The Secret Life of Bees
Since I haven't shown anything in a while, here's a little bit of recent work. It was a one week long site survey undertaken as a group of three. Sandra, Dianne and I had to present a snapshot of an area of Manchester as we understood it, and hopefully draw some conclusions which would inform the coming project - accommodation and working space for thirty artists.
Although the requirements were for three A1 sheets, we chose to work predominantly in sketchbooks. Although possibly the worst medium for explaining ideas to critics, and for reproducing the work in our portfolios (or on the Internet!), it allowed us to work simultaneously on the finished product, and gave us a set of portable tools for the rest of the project. I like to explore new ways that we can collaborate.
We did eventually compromise and produce some A1s too. These were dominated by a traced map which contextualised the ideas in the sketchbooks and facilitated a decent discussion of the local area during the crit. In case you're wondering, the creeping creatures are Dianne's pets, and they're pointing out some views of key local features. They attracted a fair amount of attention :D.
Here's a couple of links I've been checking lately:Angelina Gualdoni
- the work of an excellent painter who I hadn't encountered before (from mestcs)No Garlic Please
- much as I disagree with the name, this is an excellent source of freshness (from We Make Money Not Art
)Rift Trooper HQ
- good to see a mention of the She One/Kid Acne show taking place at the Myymala 2
(*shop 2*) gallery in Helsinki where I spent plenty of time - big up yerself man like Hayes.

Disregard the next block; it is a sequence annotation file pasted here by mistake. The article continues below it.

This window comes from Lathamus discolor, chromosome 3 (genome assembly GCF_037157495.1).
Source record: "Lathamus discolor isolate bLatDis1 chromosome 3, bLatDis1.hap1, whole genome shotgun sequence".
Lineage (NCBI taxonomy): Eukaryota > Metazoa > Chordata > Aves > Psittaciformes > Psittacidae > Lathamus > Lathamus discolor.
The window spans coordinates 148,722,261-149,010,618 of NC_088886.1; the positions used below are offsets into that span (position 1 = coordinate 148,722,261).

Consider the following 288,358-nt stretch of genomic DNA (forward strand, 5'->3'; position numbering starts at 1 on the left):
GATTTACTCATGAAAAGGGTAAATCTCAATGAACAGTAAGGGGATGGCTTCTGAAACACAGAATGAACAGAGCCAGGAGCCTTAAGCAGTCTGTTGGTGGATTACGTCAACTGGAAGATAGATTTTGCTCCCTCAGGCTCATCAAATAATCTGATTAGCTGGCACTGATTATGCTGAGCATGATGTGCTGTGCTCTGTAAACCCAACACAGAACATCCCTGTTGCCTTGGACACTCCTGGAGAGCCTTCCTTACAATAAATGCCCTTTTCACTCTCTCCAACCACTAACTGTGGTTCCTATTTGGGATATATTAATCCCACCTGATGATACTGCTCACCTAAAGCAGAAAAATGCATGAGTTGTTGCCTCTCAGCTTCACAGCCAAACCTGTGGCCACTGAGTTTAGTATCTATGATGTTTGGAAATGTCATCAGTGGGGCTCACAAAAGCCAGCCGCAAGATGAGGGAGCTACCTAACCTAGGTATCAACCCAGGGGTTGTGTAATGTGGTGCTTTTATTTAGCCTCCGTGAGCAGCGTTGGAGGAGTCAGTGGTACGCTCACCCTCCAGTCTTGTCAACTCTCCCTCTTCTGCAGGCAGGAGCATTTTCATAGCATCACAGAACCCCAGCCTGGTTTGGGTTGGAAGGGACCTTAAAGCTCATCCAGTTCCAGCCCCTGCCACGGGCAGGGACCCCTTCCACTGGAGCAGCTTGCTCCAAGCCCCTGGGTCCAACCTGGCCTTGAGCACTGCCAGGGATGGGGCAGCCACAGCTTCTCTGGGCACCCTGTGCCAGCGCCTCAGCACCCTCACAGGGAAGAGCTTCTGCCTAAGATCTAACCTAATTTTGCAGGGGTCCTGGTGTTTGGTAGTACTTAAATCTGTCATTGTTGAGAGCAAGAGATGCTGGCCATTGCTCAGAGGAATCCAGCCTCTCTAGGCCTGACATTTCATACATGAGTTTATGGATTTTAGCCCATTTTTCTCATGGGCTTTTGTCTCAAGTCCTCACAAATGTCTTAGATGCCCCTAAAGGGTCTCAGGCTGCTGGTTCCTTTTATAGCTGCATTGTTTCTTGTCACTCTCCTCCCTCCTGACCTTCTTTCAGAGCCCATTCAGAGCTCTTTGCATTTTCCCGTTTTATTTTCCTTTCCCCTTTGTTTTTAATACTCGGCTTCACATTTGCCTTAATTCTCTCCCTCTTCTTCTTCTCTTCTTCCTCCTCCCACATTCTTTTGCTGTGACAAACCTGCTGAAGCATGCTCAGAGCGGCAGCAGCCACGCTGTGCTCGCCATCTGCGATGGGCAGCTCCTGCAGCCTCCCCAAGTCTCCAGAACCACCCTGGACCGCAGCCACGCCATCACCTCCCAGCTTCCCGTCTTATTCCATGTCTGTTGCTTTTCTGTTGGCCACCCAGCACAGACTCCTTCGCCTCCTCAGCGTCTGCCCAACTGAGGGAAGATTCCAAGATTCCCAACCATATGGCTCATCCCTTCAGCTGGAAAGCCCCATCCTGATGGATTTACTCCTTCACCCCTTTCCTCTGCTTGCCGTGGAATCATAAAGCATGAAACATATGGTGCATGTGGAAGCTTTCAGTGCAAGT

Additionally:3D badmeaninggoodnesscassettes, via Arkitip, via Turntablelab
In other news, we've finalised a date and place for our Christmas Ball. 6th December for all you scousers. There's plenty more organisation to come, but all is under control.
Last week myself and three other University of Liverpool students were joined by a pair of students from JMU for the Archaos
meeting in Oxford Brookes. It's a gathering of architecture school reps from around the country, and the theme this time was the future of architectural education. Not only did we meet some magnificent students, but we managed to hack out some recommendations to important organisations about how architecture might be taught in the future. As a school we'll definitely continue to participate - the organisers managed to make it a pretty crucial part of the calendar.
A point which had me thinking was the value for students of working at 1:1. I've always pined for a bit more of this in our course, and everything that has happened has been self-motivated. Contrast this with courses where almost all of your credit one semester will come from the design and construction of an actual piece of architecture, with mechanisms in place for obtaining planning permission and so on. I began to wonder whether this was actually too ridiculous to put so much emphasis on, since the structure would never be too ambitious with the average student's lack of craftmanship and manual clout. I hope to be proved wrong!
Cheers for now//D